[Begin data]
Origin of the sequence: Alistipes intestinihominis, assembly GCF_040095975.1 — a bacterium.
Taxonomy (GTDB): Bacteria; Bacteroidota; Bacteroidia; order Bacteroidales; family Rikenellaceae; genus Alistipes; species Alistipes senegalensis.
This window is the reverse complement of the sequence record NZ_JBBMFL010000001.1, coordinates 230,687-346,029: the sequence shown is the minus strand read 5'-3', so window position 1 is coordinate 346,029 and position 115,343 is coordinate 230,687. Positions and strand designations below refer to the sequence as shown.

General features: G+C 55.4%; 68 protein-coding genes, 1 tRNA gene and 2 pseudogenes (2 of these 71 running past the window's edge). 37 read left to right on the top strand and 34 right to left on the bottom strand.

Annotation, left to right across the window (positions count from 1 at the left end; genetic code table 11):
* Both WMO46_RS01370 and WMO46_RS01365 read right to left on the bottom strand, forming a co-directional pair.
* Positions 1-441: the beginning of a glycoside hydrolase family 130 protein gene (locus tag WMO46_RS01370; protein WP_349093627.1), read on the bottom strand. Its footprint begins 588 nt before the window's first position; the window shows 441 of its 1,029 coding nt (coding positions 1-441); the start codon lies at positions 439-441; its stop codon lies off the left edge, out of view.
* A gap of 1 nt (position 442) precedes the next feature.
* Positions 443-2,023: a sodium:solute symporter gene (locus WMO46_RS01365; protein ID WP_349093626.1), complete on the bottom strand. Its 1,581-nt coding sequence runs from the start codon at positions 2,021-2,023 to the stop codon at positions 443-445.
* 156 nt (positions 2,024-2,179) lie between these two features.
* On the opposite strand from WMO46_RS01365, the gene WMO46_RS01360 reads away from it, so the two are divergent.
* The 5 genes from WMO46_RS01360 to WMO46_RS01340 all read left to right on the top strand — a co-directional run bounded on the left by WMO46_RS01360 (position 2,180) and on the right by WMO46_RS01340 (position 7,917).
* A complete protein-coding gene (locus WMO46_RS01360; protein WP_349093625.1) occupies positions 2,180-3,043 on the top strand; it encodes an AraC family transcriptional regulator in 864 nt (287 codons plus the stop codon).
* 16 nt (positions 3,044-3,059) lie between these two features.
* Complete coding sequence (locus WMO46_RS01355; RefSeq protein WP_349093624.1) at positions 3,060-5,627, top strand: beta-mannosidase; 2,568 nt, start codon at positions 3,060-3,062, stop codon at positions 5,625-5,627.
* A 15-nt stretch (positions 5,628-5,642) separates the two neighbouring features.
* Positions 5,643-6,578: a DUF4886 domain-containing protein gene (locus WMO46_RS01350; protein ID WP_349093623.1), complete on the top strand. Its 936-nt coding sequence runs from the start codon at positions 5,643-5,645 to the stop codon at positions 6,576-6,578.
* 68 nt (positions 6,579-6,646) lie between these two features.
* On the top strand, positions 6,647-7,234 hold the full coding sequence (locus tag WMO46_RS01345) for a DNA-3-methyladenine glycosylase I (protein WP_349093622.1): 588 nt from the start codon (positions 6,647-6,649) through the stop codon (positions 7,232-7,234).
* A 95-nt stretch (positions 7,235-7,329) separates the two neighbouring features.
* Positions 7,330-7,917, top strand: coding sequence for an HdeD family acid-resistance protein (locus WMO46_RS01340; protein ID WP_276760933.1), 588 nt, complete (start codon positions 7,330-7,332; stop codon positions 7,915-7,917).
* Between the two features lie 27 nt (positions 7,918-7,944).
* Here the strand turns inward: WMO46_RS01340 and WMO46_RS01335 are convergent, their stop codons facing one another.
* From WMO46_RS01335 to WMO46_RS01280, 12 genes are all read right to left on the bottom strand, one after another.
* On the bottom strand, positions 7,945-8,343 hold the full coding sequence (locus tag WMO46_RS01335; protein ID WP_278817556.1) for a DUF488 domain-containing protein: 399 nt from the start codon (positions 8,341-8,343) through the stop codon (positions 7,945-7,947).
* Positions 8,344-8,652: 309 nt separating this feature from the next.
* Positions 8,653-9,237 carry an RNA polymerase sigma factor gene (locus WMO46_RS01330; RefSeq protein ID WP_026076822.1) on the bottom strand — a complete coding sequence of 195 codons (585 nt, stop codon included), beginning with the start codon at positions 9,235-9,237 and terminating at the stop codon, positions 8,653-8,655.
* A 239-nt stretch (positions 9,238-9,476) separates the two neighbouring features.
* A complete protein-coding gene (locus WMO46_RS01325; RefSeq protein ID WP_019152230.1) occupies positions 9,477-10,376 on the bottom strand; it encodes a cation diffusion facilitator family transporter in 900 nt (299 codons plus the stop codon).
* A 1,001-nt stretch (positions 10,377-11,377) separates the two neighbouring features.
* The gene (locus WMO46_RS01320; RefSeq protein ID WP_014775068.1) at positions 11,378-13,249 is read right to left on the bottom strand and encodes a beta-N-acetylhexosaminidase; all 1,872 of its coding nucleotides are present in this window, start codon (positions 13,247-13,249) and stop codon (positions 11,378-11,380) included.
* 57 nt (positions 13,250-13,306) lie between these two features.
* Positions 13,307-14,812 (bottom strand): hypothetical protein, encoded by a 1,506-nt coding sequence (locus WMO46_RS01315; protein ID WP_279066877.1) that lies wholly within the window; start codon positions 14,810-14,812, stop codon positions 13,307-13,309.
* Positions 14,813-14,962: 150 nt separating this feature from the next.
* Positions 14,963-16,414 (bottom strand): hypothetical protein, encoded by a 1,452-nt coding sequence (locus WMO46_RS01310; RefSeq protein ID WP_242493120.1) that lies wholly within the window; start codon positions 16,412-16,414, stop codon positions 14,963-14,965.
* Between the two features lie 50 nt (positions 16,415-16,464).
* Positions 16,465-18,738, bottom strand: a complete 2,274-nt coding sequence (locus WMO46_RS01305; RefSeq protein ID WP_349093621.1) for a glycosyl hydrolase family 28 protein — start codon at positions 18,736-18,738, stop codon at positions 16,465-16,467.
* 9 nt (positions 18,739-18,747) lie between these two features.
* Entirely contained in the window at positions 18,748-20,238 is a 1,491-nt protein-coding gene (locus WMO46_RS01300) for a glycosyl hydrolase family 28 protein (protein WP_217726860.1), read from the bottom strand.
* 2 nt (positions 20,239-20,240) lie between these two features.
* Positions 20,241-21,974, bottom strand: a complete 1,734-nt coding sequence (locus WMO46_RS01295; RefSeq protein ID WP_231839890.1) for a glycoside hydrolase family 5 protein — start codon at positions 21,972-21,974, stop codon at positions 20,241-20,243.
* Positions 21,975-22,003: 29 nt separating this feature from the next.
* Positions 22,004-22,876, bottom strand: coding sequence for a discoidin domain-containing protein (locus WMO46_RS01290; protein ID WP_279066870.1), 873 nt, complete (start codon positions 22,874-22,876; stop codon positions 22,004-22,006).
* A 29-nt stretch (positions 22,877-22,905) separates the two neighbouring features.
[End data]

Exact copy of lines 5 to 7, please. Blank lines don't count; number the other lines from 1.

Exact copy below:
Annotation, left to right across the window (positions count from 1 at the left end; genetic code table 11):
* Both WMO46_RS01370 and WMO46_RS01365 read right to left on the bottom strand, forming a co-directional pair.
* Positions 1-441: the beginning of a glycoside hydrolase family 130 protein gene (locus tag WMO46_RS01370; protein WP_349093627.1), read on the bottom strand. Its footprint begins 588 nt before the window's first position; the window shows 441 of its 1,029 coding nt (coding positions 1-441); the start codon lies at positions 439-441; its stop codon lies off the left edge, out of view.